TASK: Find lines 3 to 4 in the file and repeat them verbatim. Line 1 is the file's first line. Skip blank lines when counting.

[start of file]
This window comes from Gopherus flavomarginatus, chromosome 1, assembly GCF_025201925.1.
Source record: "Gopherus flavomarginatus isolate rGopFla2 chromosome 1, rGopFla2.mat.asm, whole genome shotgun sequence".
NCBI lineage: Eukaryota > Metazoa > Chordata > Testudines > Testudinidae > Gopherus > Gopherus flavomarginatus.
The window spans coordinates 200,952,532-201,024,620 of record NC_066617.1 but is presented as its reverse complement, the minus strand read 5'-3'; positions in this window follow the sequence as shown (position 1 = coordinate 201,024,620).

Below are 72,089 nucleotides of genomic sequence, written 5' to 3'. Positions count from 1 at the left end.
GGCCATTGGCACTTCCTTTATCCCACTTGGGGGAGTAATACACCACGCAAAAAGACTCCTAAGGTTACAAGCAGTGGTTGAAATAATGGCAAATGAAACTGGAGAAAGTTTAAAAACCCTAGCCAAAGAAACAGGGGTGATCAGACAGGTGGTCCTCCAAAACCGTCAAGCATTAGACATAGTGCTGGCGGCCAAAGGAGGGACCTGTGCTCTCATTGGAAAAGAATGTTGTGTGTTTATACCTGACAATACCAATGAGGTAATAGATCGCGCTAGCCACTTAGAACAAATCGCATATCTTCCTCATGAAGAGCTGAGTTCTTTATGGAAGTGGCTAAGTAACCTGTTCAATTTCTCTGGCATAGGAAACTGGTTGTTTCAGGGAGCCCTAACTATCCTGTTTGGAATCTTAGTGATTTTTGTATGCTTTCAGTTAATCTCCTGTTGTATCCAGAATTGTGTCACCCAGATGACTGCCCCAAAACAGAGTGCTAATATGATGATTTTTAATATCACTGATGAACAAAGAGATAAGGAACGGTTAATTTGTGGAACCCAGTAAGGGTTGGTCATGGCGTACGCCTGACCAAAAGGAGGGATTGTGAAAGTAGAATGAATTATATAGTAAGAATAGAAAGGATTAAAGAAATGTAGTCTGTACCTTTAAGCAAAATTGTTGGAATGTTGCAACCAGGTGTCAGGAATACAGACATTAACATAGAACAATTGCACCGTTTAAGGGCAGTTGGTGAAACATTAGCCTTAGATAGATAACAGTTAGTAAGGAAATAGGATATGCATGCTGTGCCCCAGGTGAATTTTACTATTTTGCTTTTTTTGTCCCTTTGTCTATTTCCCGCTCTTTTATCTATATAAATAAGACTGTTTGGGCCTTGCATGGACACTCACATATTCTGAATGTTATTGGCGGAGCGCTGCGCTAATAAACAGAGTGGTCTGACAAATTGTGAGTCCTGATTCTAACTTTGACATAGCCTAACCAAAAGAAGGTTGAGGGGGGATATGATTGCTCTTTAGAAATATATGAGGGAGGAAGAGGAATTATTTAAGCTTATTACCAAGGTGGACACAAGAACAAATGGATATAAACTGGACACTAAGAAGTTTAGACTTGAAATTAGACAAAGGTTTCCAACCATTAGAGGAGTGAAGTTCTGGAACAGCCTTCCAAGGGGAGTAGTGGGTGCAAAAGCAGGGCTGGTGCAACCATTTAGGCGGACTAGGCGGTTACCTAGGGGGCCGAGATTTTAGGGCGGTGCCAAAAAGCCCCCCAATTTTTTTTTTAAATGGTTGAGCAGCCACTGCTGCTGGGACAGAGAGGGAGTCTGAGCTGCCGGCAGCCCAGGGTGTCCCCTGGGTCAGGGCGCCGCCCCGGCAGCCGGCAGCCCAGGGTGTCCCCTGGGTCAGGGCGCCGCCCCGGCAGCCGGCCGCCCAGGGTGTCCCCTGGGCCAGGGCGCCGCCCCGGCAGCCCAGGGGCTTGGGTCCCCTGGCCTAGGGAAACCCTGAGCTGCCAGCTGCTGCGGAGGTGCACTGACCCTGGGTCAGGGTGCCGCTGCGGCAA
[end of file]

NCBI lineage: Eukaryota > Metazoa > Chordata > Testudines > Testudinidae > Gopherus > Gopherus flavomarginatus.
The window spans coordinates 200,952,532-201,024,620 of record NC_066617.1 but is presented as its reverse complement, the minus strand read 5'-3'; positions in this window follow the sequence as shown (position 1 = coordinate 201,024,620).